Is BitTorrent dead?: "No. Well, we don't think so, at least.
Although we were certainly interested in the fact that torrents were so heavily centralized, they grew this way organically, and did not require massive advertising budgets to grow their audience. If eBay were shutdown, another marketplace would simply take its place, by growing into the position. As large torrent sites are shut down, we predict that smaller sites will simply grow to take their place. The only cost to higher traffic is bandwidth, and luckily, online advertising revenues also scale with traffic. This creates an incentive for new sites to emerge and grow.
In this case, centralization is a feature, not a necessity. Just look at del.icio.us most popular and you'll see BitTorrent sites every couple days, as people uncover new places to find the files they're looking for.
But more importantly, the biggest thing we learned from this exercise was that many diverse groups of people are embracing BitTorrent, and the number of sites hosting torrent files is growing by the day. This fragmentation makes tracking down central sites difficult, if not impossible, and also shows how easy it is to host a front-end to torrents. Projects like BlogTorrent will only drive this trend more and more mainstream. And hopefully search engines like TowerSeek.org will help unite these disparate sources of information, and make things easy to find, regardless of where the files are.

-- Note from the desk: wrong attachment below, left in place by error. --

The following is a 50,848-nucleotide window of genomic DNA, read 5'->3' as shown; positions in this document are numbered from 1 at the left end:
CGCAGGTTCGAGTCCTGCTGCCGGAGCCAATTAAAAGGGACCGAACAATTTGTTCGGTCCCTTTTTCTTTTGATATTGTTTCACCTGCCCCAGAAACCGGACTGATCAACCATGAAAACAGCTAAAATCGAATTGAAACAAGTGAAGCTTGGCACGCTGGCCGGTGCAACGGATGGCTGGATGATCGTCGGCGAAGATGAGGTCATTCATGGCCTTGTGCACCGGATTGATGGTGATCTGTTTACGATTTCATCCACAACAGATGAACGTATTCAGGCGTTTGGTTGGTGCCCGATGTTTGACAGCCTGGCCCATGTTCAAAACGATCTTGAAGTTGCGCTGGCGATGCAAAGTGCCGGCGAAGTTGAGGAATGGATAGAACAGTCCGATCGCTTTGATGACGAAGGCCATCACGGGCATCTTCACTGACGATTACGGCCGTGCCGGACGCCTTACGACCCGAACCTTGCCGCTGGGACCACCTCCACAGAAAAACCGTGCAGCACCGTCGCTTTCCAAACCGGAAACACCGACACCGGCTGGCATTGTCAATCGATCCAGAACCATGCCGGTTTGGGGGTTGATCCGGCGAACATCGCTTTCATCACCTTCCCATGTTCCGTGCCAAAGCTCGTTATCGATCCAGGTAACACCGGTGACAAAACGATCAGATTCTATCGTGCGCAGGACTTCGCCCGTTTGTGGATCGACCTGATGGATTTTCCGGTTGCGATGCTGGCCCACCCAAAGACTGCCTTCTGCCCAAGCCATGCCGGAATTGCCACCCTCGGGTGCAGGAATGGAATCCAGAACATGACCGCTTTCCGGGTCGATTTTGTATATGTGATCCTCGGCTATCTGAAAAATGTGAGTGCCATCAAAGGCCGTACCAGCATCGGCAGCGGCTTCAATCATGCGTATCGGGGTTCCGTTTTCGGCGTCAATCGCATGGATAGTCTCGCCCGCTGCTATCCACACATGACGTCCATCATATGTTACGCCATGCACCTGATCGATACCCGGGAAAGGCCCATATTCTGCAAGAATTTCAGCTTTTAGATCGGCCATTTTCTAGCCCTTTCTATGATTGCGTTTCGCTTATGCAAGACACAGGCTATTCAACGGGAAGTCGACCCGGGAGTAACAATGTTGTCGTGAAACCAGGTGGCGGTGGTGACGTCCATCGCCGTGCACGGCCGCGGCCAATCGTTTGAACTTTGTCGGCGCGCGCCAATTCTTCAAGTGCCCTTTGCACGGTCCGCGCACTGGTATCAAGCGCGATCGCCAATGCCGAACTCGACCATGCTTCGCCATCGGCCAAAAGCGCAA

For the people that aim to stop P2P, they have turned a centralized system like Napster – easily controlled, easily monitored – into a fully decentralized system in the form of Kazaa, as well as a fragmented ecosystem of thousands of centralized servers through BitTorrent. This was probably a bad decision. As the folks on Fark.com say, “hilarity ensues.” "